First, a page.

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Blood. 2011 Feb 17;117(7):2189-99. doi: 10.1182/blood-2010-06-288035. Epub 2011 Jan 3.

HIV disease progression correlates with the generation of dysfunctional naive CD8(low) T cells.

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Division of Experimental Medicine, University of California at San Francisco, San Francisco, CA, USA.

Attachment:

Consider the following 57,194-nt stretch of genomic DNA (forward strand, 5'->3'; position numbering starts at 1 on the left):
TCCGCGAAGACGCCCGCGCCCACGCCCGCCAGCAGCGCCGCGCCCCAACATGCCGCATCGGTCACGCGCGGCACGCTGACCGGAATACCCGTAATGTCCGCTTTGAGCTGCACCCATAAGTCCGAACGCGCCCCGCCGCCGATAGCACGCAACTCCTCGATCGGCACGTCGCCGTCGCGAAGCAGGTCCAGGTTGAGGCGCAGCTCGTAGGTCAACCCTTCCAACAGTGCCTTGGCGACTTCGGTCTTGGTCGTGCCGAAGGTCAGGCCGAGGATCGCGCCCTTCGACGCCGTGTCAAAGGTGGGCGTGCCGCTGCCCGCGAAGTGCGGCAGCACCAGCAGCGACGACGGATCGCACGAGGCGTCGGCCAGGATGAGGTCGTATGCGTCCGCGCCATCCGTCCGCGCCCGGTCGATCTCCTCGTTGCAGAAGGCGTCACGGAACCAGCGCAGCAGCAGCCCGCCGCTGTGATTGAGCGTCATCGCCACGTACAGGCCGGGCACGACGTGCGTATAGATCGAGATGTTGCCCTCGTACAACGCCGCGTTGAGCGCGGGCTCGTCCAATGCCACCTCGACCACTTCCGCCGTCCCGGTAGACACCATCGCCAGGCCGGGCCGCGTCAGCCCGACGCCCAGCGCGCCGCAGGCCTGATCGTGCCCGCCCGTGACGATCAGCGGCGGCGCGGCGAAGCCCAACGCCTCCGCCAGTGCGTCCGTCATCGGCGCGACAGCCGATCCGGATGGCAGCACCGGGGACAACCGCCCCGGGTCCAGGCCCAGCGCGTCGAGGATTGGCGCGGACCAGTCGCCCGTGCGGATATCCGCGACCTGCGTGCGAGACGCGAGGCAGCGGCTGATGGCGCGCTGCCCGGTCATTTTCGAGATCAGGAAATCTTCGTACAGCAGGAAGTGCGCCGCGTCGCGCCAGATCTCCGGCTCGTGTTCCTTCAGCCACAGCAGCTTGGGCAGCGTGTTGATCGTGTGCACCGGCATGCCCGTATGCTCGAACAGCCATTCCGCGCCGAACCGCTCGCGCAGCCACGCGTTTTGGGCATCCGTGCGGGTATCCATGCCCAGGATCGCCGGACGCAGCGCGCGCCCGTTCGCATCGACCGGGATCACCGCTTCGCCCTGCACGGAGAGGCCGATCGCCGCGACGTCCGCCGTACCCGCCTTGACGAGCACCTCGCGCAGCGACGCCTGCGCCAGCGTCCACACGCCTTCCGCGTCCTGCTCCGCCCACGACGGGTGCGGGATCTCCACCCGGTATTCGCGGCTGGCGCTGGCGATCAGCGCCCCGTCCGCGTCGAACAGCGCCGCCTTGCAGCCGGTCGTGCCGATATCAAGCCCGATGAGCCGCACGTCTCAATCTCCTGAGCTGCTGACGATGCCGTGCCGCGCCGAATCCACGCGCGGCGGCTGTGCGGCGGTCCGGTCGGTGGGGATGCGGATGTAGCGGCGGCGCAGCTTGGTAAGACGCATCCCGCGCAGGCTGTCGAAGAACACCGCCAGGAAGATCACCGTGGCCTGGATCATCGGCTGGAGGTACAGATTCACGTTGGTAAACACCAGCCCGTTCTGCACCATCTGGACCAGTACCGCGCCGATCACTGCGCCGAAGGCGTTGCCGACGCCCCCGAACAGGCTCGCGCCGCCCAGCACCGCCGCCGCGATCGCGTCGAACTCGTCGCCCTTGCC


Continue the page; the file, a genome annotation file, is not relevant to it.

HIV infection can result in depletion of total CD4(+) T cells and naive CD8(+) T cells, and in the generation of dysfunctional effector CD8(+) T cells. In this study, we show that naive CD8(+) T cells in subjects with progressive HIV disease express low levels of CD8α and CD8β chains. Such naive CD8(low) T cells display broad signaling defects across the T-cell receptor complex, and their appearance correlates with generalized up-regulation of major histocompatibility complex class I (MHC-I) antigens on peripheral blood mononuclear cells (PBMCs). To explore a causal link between increased MHC-I up-regulation and the generation of naive CD8(low) T cells, we used the humanized SCID-hu Thy/Liv mouse model to show that HIV infection of the thymus and interferon α (IFNα) treatment alone result in MHC-I up-regulation and in the generation of dysfunctional CD3(high)CD8(+)CD4(-) single-positive 8 (SP8) thymocytes with low expression of CD8. We suggest that dysfunctional naive CD8(low) T cells are generated as a result of IFNα-mediated up-regulation of MHC-I on stromal cells in the thymus and antigen-presenting cells in the periphery, and that dysfunction in this naive compartment contributes to the immunodeficiency of HIV disease. This study is registered at as NCT00187512.

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